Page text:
We still haven’t fully emerged from the recession, and its associated job losses; the indications are that the budget cuts are likely to tip us back into it – the so-called “double-dip” recession – which will cause more job losses, not to mention the millions of jobs which will be lost as a direct result of the budget cuts.

Whatever vacancies there might be will go to the best-qualified, not to someone who hasn’t worked for decades and has no marketable skills.

All Grayling wants to do is remove people from expensive disability benefits and move them to the very much lower Jobseekers Allowance – a benefit on which, especially if one is chronically sick and disabled, long-term survival is likely to be impossible.

It’s purely a money-saving exercise, at the expense of those who are unable to defend themselves (much easier than taking on the unions, isn’t it Dave?).

Grayling doesn’t believe that people have “been cast aside by a welfare system” – not for one moment. All he cares about is promoting the lie, first promulgated by David Freud, that the vast majority of Incapacity Benefit claimants are perfectly well and capable of work.

It was a lie then, and it’s still a lie now, and dressing it up as if these proposals are for the benefit of the people involved is simply dishonest. He’ll be telling us work makes us free next…

See also ESA application form not fit for purpose.

6 thoughts on “For the sick and disabled, the lies continue…

  1. You have pretty much hit the nail on the head there Ron, i can hardly wait until it is my turn to fall through the cracks and end up languishing on JSA!
    I am only 35 and have been claiming ESA since last December with absolutely no sign of employment on the horizon, all that rubbish about tailor made back to work training is entirely false and after completing my first five Work Focused Interviews i am pretty much on my own.
    You are so right, what employer is going to take a gamble and risk employing someone with gaping holes in their CV and poor attendance record when there are thousands of highly qualified, motivated individuals out there ready to bite their hand off for a chance?
    Never mind, i don’t suppose i will have to put up with it much longer, Chris Grayling says i am perfectly ok and a swift boot up the backside will put me to rights…

    Anyone remember the old Tory mantra “short, sharp, shock”? Assume the position lads here comes Chris Grayling!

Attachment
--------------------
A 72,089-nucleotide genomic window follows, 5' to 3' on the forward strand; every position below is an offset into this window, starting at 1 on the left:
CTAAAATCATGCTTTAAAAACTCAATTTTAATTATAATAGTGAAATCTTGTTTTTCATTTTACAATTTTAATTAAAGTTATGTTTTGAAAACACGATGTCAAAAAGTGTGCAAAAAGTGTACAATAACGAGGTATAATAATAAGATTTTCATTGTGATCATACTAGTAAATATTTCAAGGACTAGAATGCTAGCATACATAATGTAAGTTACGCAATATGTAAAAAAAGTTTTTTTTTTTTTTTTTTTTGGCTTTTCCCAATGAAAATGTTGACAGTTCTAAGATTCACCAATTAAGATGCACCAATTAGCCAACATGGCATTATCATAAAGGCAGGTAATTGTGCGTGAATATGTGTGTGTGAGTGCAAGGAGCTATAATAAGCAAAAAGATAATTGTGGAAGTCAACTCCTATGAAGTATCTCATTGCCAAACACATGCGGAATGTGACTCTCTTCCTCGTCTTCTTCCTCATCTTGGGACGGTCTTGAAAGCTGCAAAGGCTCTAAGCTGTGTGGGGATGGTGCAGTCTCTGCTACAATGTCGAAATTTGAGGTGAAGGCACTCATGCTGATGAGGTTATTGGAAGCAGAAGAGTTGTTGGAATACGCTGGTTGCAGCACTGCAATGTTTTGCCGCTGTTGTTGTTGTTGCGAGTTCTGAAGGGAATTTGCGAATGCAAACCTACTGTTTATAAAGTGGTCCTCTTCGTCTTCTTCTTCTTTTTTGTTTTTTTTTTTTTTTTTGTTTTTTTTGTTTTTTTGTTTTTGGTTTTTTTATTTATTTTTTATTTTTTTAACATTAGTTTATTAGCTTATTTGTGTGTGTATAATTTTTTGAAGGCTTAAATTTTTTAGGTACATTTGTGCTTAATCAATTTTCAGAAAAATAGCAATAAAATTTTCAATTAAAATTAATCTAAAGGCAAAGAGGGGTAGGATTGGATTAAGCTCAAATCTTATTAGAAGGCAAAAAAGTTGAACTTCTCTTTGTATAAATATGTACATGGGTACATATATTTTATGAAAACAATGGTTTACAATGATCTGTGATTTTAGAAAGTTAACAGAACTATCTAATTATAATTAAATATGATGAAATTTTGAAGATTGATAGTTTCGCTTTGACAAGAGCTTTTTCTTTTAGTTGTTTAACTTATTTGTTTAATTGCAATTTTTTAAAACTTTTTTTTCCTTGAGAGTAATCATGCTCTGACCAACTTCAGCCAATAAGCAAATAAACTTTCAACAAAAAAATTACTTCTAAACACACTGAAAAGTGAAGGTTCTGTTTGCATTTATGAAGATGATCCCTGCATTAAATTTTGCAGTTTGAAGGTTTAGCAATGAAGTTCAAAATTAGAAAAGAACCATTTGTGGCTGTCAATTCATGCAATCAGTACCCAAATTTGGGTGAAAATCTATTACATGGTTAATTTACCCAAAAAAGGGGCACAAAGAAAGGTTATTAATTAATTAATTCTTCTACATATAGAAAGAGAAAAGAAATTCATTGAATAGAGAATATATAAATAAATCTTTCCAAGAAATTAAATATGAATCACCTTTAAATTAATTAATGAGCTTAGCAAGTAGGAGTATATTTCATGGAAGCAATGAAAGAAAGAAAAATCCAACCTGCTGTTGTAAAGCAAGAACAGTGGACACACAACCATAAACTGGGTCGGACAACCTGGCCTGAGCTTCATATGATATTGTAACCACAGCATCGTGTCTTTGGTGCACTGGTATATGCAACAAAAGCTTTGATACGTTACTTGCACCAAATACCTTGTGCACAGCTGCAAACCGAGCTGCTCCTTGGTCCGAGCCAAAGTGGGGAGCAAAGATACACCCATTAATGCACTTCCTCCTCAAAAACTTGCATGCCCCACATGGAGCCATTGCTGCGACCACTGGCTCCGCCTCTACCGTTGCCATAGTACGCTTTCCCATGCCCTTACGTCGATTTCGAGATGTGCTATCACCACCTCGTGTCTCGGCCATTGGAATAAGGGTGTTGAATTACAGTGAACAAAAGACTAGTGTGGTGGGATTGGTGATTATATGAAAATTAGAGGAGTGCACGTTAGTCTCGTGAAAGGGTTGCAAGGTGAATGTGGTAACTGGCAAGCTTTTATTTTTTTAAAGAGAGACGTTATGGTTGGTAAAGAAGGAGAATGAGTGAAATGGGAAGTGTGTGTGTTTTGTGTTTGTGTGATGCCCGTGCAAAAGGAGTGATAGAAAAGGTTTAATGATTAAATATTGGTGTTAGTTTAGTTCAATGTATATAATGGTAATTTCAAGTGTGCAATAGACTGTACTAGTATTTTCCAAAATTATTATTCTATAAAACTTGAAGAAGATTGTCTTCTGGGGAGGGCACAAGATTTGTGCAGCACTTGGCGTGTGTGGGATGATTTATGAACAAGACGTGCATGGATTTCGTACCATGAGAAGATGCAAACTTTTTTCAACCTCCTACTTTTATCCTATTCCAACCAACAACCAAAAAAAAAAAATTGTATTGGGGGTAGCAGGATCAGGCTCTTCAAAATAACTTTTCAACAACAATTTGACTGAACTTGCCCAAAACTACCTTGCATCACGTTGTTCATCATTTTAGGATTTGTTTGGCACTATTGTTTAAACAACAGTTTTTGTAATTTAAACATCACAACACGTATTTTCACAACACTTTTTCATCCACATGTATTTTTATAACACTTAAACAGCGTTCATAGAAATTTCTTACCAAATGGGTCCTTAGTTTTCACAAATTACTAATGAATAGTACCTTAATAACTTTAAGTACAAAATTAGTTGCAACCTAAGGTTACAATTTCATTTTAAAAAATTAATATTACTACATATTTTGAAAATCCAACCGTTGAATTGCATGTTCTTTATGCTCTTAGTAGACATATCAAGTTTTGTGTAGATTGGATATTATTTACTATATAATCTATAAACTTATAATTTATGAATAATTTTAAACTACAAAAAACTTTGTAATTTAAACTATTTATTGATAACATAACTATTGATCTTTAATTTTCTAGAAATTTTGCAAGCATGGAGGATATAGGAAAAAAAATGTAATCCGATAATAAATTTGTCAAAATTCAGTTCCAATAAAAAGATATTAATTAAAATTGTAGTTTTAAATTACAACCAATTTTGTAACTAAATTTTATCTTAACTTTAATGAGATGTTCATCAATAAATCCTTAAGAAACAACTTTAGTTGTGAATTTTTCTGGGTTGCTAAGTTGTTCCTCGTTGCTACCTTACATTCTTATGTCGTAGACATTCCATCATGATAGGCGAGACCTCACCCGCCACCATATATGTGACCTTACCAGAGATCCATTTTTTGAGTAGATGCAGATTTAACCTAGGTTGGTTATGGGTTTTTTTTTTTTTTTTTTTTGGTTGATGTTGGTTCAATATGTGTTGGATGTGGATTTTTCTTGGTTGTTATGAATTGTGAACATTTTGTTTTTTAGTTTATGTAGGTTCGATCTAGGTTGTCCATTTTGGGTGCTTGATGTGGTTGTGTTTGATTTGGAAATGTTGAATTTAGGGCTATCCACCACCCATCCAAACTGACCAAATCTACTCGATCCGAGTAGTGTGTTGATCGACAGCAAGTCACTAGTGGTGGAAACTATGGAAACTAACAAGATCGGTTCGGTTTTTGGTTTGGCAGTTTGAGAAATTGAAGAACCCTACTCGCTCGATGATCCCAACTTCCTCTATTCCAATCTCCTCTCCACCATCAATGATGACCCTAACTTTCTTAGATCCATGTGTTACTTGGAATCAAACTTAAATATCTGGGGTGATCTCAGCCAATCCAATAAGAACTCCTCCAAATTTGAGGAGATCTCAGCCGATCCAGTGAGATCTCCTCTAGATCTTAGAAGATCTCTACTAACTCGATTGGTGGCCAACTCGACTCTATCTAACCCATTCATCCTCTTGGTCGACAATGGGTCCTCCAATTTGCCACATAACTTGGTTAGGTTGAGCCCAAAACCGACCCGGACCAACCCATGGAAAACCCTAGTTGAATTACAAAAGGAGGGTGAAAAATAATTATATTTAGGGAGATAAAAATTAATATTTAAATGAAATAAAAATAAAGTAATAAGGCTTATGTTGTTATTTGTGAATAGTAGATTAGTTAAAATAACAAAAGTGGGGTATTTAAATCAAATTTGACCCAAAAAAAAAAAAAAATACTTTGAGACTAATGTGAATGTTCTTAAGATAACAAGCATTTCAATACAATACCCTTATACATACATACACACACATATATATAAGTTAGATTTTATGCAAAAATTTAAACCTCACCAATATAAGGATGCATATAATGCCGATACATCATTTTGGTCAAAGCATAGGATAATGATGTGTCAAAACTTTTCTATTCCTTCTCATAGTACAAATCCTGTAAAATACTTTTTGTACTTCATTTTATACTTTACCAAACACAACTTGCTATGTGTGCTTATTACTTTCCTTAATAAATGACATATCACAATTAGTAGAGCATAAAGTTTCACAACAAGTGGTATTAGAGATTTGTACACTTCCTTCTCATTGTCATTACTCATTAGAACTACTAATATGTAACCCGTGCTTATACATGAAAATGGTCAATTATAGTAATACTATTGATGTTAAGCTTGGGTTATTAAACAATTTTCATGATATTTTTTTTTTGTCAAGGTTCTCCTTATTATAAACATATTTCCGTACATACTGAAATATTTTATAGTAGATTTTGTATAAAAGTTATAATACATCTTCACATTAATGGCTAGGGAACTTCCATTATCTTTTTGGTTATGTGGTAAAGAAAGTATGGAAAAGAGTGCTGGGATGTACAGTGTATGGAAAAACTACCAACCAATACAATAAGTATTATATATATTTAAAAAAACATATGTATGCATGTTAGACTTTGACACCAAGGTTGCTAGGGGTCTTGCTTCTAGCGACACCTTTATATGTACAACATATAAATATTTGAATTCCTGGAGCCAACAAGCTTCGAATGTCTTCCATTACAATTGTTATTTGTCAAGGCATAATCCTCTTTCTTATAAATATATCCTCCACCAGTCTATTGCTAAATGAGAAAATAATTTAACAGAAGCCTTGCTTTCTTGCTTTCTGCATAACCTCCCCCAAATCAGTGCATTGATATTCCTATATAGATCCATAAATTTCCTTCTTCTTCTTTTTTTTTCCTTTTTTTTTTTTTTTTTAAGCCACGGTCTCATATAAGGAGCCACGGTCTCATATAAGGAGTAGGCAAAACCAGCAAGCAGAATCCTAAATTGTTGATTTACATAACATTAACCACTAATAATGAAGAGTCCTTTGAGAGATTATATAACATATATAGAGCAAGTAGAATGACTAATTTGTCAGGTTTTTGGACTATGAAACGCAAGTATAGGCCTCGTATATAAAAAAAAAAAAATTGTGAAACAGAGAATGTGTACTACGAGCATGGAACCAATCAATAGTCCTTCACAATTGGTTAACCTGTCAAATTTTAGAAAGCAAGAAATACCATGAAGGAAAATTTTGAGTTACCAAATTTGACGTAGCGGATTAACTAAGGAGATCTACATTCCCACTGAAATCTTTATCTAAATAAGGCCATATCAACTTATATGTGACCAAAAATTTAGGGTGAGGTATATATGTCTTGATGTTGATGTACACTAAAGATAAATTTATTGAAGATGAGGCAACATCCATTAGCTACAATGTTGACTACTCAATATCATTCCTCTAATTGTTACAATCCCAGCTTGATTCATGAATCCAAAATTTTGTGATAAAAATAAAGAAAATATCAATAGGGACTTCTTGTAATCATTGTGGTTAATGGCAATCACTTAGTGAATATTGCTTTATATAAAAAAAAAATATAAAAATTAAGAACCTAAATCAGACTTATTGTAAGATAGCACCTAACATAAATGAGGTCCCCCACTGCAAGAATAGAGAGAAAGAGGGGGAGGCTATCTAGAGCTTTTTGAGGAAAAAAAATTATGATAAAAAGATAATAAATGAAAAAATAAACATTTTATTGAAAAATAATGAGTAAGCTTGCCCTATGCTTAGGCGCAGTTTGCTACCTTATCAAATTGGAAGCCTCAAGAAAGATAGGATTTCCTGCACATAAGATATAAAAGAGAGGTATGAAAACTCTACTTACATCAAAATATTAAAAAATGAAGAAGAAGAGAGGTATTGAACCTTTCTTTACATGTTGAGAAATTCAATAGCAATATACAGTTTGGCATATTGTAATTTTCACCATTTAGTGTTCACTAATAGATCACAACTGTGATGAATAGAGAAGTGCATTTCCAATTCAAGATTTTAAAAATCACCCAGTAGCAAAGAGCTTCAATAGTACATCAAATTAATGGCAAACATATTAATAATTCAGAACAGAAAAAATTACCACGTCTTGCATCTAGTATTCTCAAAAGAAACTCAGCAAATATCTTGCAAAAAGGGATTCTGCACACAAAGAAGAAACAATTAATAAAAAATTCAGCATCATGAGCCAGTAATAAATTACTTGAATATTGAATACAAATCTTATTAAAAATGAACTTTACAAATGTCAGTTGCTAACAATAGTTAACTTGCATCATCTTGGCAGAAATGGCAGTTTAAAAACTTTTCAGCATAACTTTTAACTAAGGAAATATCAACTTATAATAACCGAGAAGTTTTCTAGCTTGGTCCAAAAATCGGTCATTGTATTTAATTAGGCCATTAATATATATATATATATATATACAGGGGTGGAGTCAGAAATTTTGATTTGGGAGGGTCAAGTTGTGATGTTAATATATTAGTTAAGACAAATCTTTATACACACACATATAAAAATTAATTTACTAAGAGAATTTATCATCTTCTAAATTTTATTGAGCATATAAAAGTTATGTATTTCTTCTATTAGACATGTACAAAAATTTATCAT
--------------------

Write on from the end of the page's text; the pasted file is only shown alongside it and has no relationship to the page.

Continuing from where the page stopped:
• I have a document in my possession – oh dear, sounds a bit pretentious, but what the hell – that details how ESA fails to comply with the legislation upon which it’s based. I’d publish it, but I can’t recall where I got it from, to ask permission. I really must make an effort to find out.

  2. I agree with everything you have said Ron. The same thoughts went through my mind when I heard about the plans of the government. I’m 35 years old and haven’t worked since I was 28. Something bizarre happened to me when I last re-newed my DLA. They increased it to the higher rate but this had the effect of bringing me to the notice of Income Support who demanded I attend a ‘job focussed interview’! So now that the State has decided I have become more ill it’s time I went out and got a job? Makes no sense. I refused to go and they just ignored me luckily! I think this was through incompetance rather than sanity on their part however.

    • Thing with DLA, Matt, is that it’s basically a mobility payment (the old Mobility Allowance), plus the care component. Now I don’t know about care, but the mobility component is payable whether you can work or not.

      There’ll be a lot more people “invited” for interviews before they’re done.

  3. Strange thing is that it was the care component they increased from low to high. Mobility remained the same. I had already been declared unfit to work via my Incapacity Benefit claim. The more I hear about this government the more confused they sound. I am hoping that they will find the whole endevour to complex for their small minds and abandon their social engineering project. But that is just wishful thinking. I know they couldn’t give a damn about the ill; they just want us on £65 a week instead of £100. They know most of us will never actually be employable. What a very cynical and nasty government we have. I’m just glad I didn’t vote for them or their little yellow friends.

    • One of the few pleasures of turning 65 last year was it got me out of the IB system. That won’t be a good place to be in the next few years.